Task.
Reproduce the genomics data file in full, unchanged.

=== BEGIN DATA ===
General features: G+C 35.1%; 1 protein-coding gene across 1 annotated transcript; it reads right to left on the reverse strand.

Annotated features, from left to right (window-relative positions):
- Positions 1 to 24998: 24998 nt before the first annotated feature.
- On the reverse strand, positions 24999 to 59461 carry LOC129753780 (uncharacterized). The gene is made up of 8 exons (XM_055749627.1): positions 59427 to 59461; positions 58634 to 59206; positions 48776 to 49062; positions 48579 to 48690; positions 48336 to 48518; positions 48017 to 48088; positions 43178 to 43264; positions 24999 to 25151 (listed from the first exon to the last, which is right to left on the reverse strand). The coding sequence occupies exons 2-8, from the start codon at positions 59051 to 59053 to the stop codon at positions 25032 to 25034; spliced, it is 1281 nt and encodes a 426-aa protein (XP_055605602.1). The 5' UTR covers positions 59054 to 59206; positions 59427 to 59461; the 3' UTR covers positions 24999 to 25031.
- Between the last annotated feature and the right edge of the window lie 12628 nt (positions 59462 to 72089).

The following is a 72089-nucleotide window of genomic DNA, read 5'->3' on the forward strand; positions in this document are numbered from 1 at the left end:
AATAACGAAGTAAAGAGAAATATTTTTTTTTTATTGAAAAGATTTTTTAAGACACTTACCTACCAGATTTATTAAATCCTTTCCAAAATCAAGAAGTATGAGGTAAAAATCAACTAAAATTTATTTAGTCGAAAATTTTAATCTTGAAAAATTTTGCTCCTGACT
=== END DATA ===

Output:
General features: G+C 35.1%; 1 protein-coding gene across 1 annotated transcript; it reads right to left on the reverse strand.

Annotated features, from left to right (window-relative positions):
- Positions 1 to 24998: 24998 nt before the first annotated feature.
- On the reverse strand, positions 24999 to 59461 carry LOC129753780 (uncharacterized). The gene is made up of 8 exons (XM_055749627.1): positions 59427 to 59461; positions 58634 to 59206; positions 48776 to 49062; positions 48579 to 48690; positions 48336 to 48518; positions 48017 to 48088; positions 43178 to 43264; positions 24999 to 25151 (listed from the first exon to the last, which is right to left on the reverse strand). The coding sequence occupies exons 2-8, from the start codon at positions 59051 to 59053 to the stop codon at positions 25032 to 25034; spliced, it is 1281 nt and encodes a 426-aa protein (XP_055605602.1). The 5' UTR covers positions 59054 to 59206; positions 59427 to 59461; the 3' UTR covers positions 24999 to 25031.
- Between the last annotated feature and the right edge of the window lie 12628 nt (positions 59462 to 72089).

The following is a 72089-nucleotide window of genomic DNA, read 5'->3' on the forward strand; positions in this document are numbered from 1 at the left end:
AATAACGAAGTAAAGAGAAATATTTTTTTTTTATTGAAAAGATTTTTTAAGACACTTACCTACCAGATTTATTAAATCCTTTCCAAAATCAAGAAGTATGAGGTAAAAATCAACTAAAATTTATTTAGTCGAAAATTTTAATCTTGAAAAATTTTGCTCCTGACT